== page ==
The most abundant butterfly in the park this day was the Queen. Unfortunately, none of them wanted to hold still long enough for me to get a good image.

This Viceroy was a little more cooperative. He was too intent on extracting minerals from the earth to pay much attention to me. I saw several butterflies doing this, including the White-striped Longtail Skipper that I showed you yesterday.

There were butterflies everywhere in the park, including a beautiful Tiger Swallowtail that I chased without success. This Question Mark sat for me, but I tried and failed to get an open-wing shot of the critter to show its markings.

The trumpet vines didn't mind holding still for their portrait. They were all over the park, and where you have trumpet vines, you usually have hummingbirds, but I didn't see a single one during our explorations.

There were many wildflowers in bloom including this delicate little beauty. It was too shy to tell me its name.

This very common little flower in the park is apparently a member of the ruellia family.

This water lily bloomed all around the edges of Elm Lake, springing up from huge lily pads.

Sometimes amid all the greenery, we would encounter a silent watcher in the form of the red-eared slider turtle.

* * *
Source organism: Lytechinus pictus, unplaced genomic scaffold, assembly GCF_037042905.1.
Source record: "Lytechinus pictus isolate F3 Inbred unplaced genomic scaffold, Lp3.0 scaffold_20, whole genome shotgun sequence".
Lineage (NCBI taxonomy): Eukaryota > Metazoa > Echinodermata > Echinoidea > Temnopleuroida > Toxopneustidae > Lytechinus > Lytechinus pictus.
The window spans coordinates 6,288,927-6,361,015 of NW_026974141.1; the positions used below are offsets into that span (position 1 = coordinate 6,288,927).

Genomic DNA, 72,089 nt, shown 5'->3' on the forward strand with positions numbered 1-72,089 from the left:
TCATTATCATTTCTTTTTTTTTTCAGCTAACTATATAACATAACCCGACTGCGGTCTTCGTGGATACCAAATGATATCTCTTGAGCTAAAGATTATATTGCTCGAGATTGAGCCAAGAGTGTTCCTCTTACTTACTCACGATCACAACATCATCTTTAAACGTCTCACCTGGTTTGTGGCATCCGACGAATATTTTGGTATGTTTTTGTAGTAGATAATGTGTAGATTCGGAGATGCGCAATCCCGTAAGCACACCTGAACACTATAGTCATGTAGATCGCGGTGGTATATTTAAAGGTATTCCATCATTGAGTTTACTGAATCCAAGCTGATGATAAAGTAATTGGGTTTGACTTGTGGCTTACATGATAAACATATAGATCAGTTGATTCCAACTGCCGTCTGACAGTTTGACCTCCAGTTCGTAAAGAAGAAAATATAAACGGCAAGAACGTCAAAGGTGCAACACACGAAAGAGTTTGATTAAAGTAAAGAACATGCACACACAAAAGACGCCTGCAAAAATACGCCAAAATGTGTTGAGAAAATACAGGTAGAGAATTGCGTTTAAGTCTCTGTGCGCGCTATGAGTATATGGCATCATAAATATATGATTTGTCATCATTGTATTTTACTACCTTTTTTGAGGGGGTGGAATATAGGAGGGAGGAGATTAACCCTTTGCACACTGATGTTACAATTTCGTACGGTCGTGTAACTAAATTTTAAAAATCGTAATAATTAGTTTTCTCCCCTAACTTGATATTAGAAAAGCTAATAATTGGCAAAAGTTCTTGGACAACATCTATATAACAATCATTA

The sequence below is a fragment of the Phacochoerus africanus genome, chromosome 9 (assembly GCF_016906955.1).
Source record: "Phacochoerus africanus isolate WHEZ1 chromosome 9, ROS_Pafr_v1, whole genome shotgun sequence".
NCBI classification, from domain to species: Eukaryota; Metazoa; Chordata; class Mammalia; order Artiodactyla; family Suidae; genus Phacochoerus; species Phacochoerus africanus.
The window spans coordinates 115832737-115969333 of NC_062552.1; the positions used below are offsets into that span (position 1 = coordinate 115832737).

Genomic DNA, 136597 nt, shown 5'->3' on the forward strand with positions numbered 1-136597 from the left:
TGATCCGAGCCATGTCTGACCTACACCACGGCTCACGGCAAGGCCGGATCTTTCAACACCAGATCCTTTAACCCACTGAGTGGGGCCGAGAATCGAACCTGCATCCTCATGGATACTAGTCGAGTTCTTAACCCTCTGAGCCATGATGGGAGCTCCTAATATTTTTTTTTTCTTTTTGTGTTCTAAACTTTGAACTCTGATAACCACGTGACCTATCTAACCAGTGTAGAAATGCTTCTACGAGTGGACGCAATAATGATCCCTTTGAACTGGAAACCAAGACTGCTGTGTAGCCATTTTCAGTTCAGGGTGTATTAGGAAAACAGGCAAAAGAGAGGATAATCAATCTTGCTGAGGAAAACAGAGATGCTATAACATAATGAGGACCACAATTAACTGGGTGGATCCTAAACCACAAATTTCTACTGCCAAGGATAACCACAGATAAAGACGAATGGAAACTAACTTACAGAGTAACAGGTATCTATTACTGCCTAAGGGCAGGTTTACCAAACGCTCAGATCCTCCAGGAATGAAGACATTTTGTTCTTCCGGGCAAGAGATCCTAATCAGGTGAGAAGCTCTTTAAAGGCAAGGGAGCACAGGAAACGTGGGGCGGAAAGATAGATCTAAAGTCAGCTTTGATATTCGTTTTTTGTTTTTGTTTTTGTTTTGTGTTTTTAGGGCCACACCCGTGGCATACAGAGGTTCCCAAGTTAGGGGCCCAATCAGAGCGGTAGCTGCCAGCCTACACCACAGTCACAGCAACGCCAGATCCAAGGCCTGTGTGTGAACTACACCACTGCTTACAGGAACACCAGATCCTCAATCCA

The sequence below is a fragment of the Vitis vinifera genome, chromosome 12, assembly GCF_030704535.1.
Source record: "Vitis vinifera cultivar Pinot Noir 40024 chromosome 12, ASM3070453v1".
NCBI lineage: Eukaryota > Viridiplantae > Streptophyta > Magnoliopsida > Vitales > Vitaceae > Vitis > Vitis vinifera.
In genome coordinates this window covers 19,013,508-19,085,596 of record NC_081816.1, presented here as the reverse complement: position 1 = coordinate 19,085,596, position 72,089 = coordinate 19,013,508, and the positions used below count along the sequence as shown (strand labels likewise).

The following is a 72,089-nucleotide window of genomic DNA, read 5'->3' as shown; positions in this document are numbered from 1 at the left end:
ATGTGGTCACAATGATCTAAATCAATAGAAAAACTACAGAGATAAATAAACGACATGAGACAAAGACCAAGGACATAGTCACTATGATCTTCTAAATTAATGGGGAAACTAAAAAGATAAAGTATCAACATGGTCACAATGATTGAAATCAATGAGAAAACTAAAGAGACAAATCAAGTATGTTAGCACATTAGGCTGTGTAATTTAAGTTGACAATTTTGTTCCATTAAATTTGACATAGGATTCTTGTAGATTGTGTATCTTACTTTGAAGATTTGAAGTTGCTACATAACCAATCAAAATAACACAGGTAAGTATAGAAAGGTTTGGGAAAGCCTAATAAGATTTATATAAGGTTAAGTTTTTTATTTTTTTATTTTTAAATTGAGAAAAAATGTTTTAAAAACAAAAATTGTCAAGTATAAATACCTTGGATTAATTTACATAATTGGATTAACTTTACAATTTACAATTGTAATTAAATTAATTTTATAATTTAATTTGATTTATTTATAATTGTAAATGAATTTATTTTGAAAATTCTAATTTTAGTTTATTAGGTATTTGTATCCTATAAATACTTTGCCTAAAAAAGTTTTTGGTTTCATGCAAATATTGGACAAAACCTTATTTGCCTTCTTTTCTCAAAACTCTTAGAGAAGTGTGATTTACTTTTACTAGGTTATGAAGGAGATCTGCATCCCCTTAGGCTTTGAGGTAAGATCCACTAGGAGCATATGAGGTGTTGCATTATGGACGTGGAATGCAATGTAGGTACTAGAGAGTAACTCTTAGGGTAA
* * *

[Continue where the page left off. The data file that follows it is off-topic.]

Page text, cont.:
And occasionally we would see the reptile for which the park is known, the American alligator, watching us from among the vegetation. On some days at the park, you will find these big guys sprawled alongside or even across the trail and one has to be careful to give them a wide berth. Yesterday, though, there was no sunshine to entice them out of the water and so they just lay there in the mud and duckweed and watched us, perhaps judging which parts might be tastiest!

Now if you want to know about the birds that I saw, you will just have to visit my Backyard Birder blog.

Tuesday, July 6, 2010

Chasing butterflies

Yesterday, I staked out the Mexican sunflowers hoping to get some pictures of the many butterflies that nectar there every day. I did get a few pictures and missed on a lot more. I also found a few bonuses among the flowers.

There are many Gulf Fritillaries in the garden just now. I recently added a passionvine to give them a place to lay their eggs.

A single line of seven large orange dots on the hindwing mark the Pipe Vine Swallowtail butterfly and set it apart from other black swallowtails which mimic the Pipe Vine in order to scare away predators.